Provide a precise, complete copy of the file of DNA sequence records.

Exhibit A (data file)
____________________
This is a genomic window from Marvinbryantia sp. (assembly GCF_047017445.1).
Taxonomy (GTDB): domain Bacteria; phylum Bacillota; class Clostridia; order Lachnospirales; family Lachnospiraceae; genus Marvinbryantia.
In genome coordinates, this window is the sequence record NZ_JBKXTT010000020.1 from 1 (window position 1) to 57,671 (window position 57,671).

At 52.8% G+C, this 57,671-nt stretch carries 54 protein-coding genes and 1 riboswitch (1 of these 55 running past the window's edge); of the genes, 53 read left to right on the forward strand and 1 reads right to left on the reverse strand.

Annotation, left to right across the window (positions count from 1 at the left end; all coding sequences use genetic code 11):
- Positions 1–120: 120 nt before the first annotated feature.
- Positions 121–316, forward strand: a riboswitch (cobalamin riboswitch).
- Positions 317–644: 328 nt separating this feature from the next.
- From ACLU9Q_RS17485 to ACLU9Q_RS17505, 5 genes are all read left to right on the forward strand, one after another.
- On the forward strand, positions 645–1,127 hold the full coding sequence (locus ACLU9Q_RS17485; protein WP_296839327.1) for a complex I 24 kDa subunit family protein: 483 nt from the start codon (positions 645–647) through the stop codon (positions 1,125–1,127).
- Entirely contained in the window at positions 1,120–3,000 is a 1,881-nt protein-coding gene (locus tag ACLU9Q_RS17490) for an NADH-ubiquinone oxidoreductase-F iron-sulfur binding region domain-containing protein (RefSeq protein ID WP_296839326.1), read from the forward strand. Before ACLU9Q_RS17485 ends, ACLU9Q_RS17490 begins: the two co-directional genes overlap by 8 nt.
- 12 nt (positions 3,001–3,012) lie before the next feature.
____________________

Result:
This is a genomic window from Marvinbryantia sp. (assembly GCF_047017445.1).
Taxonomy (GTDB): domain Bacteria; phylum Bacillota; class Clostridia; order Lachnospirales; family Lachnospiraceae; genus Marvinbryantia.
In genome coordinates, this window is the sequence record NZ_JBKXTT010000020.1 from 1 (window position 1) to 57,671 (window position 57,671).

At 52.8% G+C, this 57,671-nt stretch carries 54 protein-coding genes and 1 riboswitch (1 of these 55 running past the window's edge); of the genes, 53 read left to right on the forward strand and 1 reads right to left on the reverse strand.

Annotation, left to right across the window (positions count from 1 at the left end; all coding sequences use genetic code 11):
- Positions 1–120: 120 nt before the first annotated feature.
- Positions 121–316, forward strand: a riboswitch (cobalamin riboswitch).
- Positions 317–644: 328 nt separating this feature from the next.
- From ACLU9Q_RS17485 to ACLU9Q_RS17505, 5 genes are all read left to right on the forward strand, one after another.
- On the forward strand, positions 645–1,127 hold the full coding sequence (locus ACLU9Q_RS17485; protein WP_296839327.1) for a complex I 24 kDa subunit family protein: 483 nt from the start codon (positions 645–647) through the stop codon (positions 1,125–1,127).
- Entirely contained in the window at positions 1,120–3,000 is a 1,881-nt protein-coding gene (locus tag ACLU9Q_RS17490) for an NADH-ubiquinone oxidoreductase-F iron-sulfur binding region domain-containing protein (RefSeq protein ID WP_296839326.1), read from the forward strand. Before ACLU9Q_RS17485 ends, ACLU9Q_RS17490 begins: the two co-directional genes overlap by 8 nt.
- 12 nt (positions 3,001–3,012) lie before the next feature.